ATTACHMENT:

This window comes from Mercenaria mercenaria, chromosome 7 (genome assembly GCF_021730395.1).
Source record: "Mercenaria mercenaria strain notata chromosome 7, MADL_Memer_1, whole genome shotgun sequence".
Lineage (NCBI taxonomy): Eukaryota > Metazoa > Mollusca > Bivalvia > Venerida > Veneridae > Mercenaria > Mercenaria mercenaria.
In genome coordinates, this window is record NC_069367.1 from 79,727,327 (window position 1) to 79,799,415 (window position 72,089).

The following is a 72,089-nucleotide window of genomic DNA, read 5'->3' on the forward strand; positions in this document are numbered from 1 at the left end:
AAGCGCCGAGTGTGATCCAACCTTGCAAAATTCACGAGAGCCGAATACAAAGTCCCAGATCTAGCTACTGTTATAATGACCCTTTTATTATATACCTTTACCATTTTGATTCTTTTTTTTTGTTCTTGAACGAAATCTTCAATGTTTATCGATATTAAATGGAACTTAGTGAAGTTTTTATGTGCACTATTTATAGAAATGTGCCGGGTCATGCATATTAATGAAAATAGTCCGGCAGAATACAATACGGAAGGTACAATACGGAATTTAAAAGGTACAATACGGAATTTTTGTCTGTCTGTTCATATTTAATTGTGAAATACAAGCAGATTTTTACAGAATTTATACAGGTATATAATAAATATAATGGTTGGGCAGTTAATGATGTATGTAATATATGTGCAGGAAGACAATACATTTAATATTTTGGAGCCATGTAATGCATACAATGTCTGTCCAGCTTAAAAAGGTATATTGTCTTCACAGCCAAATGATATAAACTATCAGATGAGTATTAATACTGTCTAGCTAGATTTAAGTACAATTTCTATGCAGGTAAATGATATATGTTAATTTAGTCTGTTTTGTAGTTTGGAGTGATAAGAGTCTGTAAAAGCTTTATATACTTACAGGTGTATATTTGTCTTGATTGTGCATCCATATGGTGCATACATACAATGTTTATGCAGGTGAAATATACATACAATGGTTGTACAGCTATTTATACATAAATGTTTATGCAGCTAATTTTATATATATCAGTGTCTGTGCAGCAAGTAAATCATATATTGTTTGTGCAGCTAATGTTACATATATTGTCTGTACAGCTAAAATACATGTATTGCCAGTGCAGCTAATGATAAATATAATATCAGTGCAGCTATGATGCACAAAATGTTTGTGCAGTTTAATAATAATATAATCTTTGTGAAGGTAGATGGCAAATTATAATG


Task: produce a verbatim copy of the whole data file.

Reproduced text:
This window comes from Mercenaria mercenaria, chromosome 7 (genome assembly GCF_021730395.1).
Source record: "Mercenaria mercenaria strain notata chromosome 7, MADL_Memer_1, whole genome shotgun sequence".
Lineage (NCBI taxonomy): Eukaryota > Metazoa > Mollusca > Bivalvia > Venerida > Veneridae > Mercenaria > Mercenaria mercenaria.
In genome coordinates, this window is record NC_069367.1 from 79,727,327 (window position 1) to 79,799,415 (window position 72,089).

The following is a 72,089-nucleotide window of genomic DNA, read 5'->3' on the forward strand; positions in this document are numbered from 1 at the left end:
AAGCGCCGAGTGTGATCCAACCTTGCAAAATTCACGAGAGCCGAATACAAAGTCCCAGATCTAGCTACTGTTATAATGACCCTTTTATTATATACCTTTACCATTTTGATTCTTTTTTTTTGTTCTTGAACGAAATCTTCAATGTTTATCGATATTAAATGGAACTTAGTGAAGTTTTTATGTGCACTATTTATAGAAATGTGCCGGGTCATGCATATTAATGAAAATAGTCCGGCAGAATACAATACGGAAGGTACAATACGGAATTTAAAAGGTACAATACGGAATTTTTGTCTGTCTGTTCATATTTAATTGTGAAATACAAGCAGATTTTTACAGAATTTATACAGGTATATAATAAATATAATGGTTGGGCAGTTAATGATGTATGTAATATATGTGCAGGAAGACAATACATTTAATATTTTGGAGCCATGTAATGCATACAATGTCTGTCCAGCTTAAAAAGGTATATTGTCTTCACAGCCAAATGATATAAACTATCAGATGAGTATTAATACTGTCTAGCTAGATTTAAGTACAATTTCTATGCAGGTAAATGATATATGTTAATTTAGTCTGTTTTGTAGTTTGGAGTGATAAGAGTCTGTAAAAGCTTTATATACTTACAGGTGTATATTTGTCTTGATTGTGCATCCATATGGTGCATACATACAATGTTTATGCAGGTGAAATATACATACAATGGTTGTACAGCTATTTATACATAAATGTTTATGCAGCTAATTTTATATATATCAGTGTCTGTGCAGCAAGTAAATCATATATTGTTTGTGCAGCTAATGTTACATATATTGTCTGTACAGCTAAAATACATGTATTGCCAGTGCAGCTAATGATAAATATAATATCAGTGCAGCTATGATGCACAAAATGTTTGTGCAGTTTAATAATAATATAATCTTTGTGAAGGTAGATGGCAAATTATAATG